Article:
Easy, Illustrated Instructions on How to Fix a Flat Tire

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With the spare attached, and all the bolts tight, lower the car. 

Operate the jack again.

Lowering the car is a little easier than lifting the car. 

The wheel will touch the ground, and then the car will drop a little more before the jack pulls free. Keep turning the screw on the jack until it is totally flat. You are finished with the jack.

The emergency spare tire should look a little sad in the place of a real tire, but it shouldn't look as flat as the one in these photos.

When the car is on the ground again, REALLY tighten the bolts, as tight as possible. It is OK to stand on the wrench, even.

It is important that the tire is attached solidly and flat, so when it comes time to tighten the nuts, tighten them in turn, a little at a time, going from one bolt to the next, so that they are all making contact. If there are five nuts, tighten them in a star pattern, which means that you should tighten one bolt, then tighten the bolt which is sort of across from it, then tighten the bolt which is almost across from THAT bolt, until they are all tight.

I don't think this "star-pattern" tightening is really critical to the wheel being fastened correctly, but it can't hurt.

I have had the experience of having a couple of my lug nuts fall off (into the hubcap) while I was driving because I didn't tighten them well enough. The wheel didn't fall off, I could hear some weird clicking back there and pulled over in time to fix it.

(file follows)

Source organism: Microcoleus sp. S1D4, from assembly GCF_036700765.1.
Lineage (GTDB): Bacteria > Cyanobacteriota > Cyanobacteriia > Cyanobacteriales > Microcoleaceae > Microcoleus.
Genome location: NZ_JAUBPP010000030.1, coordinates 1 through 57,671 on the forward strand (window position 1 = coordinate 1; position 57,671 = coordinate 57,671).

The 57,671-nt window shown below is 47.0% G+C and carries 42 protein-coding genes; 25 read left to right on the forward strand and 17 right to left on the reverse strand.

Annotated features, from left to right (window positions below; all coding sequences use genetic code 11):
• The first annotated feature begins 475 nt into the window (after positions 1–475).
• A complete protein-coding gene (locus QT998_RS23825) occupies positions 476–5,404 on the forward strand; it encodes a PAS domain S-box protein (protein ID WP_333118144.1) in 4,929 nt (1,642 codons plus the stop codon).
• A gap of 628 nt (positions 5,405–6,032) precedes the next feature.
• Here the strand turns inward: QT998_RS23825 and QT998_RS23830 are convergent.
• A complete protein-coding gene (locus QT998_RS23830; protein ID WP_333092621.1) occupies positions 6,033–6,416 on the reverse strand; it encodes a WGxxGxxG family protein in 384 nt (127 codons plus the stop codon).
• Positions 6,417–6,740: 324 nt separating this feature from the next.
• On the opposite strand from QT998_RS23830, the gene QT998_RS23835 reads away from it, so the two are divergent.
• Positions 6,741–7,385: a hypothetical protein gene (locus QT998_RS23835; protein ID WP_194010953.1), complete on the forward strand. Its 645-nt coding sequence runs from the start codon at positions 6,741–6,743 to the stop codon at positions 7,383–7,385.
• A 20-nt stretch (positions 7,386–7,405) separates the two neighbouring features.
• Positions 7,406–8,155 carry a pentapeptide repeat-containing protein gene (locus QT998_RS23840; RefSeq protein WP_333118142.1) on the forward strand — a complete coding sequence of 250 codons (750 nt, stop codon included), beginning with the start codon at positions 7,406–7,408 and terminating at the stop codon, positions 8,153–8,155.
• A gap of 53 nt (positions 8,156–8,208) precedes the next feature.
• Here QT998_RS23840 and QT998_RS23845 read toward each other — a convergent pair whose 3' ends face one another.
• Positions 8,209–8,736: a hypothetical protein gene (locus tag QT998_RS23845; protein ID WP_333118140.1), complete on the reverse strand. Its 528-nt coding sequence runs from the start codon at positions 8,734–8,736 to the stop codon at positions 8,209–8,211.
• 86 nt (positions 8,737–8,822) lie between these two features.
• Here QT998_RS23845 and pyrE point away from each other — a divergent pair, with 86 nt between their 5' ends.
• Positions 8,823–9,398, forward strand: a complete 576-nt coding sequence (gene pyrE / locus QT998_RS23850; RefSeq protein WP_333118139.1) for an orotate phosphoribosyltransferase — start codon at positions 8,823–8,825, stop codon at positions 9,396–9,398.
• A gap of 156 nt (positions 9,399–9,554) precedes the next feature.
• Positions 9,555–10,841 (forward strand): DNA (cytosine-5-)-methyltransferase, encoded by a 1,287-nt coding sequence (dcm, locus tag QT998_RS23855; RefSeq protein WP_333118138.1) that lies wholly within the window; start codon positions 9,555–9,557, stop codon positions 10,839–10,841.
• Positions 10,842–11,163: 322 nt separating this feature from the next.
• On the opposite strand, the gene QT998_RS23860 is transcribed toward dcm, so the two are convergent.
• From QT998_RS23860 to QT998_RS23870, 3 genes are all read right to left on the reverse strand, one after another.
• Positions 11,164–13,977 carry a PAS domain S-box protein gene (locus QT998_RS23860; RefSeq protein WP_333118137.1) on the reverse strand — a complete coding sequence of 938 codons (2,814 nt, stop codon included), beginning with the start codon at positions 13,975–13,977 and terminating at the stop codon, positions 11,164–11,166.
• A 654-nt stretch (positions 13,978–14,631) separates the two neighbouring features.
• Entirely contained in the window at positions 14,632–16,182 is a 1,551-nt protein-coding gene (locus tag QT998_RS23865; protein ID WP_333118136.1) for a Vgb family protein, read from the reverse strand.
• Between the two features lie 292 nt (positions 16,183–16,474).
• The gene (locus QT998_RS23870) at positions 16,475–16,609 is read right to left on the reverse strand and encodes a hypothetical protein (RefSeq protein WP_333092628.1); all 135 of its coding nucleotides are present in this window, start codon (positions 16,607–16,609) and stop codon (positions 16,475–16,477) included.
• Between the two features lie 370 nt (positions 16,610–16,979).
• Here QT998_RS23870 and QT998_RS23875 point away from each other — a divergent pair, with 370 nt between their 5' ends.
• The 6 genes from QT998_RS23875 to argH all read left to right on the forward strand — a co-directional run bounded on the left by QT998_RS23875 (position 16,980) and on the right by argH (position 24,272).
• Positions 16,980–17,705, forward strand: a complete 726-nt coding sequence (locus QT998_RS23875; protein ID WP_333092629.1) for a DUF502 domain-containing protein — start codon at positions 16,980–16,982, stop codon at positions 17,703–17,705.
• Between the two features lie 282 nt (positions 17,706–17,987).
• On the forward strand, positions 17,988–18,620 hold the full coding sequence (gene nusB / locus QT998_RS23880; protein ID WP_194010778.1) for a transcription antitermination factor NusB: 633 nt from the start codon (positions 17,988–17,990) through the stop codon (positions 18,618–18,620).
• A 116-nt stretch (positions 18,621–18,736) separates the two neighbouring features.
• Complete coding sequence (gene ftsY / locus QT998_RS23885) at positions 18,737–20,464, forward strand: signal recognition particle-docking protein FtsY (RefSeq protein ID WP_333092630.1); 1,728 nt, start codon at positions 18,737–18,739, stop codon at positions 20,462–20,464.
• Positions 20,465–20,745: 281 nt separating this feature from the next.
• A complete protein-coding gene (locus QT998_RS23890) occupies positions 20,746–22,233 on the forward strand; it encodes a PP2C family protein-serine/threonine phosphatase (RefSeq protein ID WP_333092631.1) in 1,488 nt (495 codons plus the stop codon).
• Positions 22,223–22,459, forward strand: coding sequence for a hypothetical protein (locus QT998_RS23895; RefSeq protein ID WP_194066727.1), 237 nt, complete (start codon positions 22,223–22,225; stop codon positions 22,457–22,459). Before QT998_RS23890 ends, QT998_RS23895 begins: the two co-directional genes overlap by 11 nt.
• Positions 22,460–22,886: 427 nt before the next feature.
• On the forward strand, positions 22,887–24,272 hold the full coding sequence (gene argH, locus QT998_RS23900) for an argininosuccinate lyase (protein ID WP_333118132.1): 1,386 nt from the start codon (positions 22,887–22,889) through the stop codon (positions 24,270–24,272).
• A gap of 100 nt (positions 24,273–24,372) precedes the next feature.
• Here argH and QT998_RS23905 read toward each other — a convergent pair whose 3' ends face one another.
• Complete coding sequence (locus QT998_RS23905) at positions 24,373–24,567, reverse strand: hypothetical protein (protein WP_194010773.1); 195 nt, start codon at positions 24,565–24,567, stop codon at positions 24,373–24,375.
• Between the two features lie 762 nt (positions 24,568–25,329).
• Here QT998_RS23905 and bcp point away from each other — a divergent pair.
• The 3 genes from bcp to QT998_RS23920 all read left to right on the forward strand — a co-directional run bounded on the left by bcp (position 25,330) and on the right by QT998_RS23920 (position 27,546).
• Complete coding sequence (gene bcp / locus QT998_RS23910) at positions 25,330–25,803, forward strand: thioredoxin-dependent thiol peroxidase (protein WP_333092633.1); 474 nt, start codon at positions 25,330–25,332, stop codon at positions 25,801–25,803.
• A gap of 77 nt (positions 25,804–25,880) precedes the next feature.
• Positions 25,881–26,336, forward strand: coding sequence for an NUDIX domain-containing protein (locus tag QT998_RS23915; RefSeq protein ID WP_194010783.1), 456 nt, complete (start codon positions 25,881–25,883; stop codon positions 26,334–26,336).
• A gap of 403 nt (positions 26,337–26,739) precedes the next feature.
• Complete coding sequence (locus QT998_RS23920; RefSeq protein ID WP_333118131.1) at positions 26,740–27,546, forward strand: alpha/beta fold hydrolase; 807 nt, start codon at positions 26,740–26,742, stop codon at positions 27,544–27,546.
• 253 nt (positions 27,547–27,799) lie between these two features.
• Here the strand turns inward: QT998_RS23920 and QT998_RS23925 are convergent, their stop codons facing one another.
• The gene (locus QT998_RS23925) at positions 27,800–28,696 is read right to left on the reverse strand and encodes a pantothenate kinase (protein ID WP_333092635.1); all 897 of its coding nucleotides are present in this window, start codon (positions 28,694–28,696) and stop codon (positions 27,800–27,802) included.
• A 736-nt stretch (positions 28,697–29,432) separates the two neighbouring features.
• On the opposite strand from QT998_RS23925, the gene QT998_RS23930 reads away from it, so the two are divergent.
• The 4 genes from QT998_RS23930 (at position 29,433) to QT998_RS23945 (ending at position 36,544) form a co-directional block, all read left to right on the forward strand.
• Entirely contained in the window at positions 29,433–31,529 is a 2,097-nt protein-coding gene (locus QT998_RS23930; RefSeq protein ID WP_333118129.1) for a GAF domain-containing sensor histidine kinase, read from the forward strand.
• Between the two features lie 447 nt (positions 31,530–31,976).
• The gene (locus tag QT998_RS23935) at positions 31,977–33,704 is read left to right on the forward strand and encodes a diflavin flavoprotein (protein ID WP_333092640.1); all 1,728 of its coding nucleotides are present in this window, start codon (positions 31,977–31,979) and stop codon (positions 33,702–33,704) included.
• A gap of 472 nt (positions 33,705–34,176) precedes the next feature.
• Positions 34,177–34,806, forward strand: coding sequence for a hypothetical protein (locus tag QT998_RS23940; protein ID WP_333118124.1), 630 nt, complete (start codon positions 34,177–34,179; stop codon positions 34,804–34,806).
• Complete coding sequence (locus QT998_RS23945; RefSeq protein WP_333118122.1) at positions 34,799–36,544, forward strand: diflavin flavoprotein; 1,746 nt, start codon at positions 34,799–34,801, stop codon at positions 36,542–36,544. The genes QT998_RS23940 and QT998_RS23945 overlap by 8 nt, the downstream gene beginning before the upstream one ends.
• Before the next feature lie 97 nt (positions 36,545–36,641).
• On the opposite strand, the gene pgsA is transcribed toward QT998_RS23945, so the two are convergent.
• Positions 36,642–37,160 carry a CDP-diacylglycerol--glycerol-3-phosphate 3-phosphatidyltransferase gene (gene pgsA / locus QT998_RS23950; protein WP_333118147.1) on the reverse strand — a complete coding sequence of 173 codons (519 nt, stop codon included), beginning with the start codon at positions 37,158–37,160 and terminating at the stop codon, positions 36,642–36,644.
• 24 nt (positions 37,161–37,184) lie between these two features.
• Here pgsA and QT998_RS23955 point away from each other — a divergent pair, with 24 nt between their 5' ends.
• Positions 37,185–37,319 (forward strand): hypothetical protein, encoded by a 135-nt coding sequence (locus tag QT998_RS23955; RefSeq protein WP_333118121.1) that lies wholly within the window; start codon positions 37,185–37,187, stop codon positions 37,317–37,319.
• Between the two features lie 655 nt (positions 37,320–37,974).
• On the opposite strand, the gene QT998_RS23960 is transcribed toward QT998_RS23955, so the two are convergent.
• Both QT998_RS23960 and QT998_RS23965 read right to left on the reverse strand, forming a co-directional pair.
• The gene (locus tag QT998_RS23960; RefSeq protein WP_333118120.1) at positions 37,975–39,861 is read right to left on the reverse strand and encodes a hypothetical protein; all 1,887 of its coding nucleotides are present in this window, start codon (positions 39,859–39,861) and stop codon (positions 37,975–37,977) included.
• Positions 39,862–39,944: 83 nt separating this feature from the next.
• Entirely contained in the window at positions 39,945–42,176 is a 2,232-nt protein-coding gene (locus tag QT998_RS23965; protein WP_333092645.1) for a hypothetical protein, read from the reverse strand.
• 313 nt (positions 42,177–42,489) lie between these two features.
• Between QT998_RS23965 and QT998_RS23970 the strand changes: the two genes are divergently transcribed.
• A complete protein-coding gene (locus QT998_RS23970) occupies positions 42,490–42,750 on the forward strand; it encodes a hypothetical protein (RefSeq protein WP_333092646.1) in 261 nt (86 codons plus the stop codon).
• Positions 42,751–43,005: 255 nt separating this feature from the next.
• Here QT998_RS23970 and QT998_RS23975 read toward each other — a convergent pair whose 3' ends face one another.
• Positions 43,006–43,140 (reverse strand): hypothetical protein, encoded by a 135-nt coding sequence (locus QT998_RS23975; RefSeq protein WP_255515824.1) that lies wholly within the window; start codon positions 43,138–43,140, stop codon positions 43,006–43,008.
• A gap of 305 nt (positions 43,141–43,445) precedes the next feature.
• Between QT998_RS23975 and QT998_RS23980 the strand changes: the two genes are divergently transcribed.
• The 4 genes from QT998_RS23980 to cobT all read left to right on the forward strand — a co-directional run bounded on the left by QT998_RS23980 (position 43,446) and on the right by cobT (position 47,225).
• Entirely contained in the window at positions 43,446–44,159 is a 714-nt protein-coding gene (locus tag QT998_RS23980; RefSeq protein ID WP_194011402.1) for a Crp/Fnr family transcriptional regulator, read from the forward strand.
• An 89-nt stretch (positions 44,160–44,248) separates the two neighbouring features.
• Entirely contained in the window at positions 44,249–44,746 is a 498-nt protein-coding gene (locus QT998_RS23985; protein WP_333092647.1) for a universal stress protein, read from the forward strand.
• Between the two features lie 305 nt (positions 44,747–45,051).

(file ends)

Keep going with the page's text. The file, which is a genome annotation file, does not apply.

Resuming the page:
Your tire change is complete! Pack all of the tools back into their little nooks within the car. You can put the flat tire back into the sub-trunk hiding place or simply leave it in the trunk.

Get your flat tire to a tire shop soon. I recommend getting your flat tire fixed the same day, or the next day. 

Modern tires don't have inner tubes inside. The rubber is just pushed onto the rim with the force of the air pressure. Occasionally, if the flat tire was the result of a collision, (for example, in a collision with a curb) you can fix a flat tire by simply inflating it.

Here is the part which is not free: A tire repair is about $10, but the tire shops will only try to repair it if the puncture is on the part of your tire that touches the road.

If the puncture is on the sidewall of the tire, they will probably ask you to buy a new tire instead. Some tire places will even fix your flat for free (America's Tire / Discount Tire), just for the chance to sell you one if the puncture is in a spot they won't repair. New tires are $50 to $100 each.

I always get my tires at Nordstrom, because they have the latest styles. 

Ideally, you should get tires two at a time. If the new tire is sitting across the axle from a worn-out tire, that might be a problem, because they have different circumferences.

If your other tires are unworn, a single new one could probably be introduced without any problems.

Also, just replacing one until you can raise the money for another one is nothing to be embarrassed about. After all, you are a badass, who changed his own tire.

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May 26, 2007 
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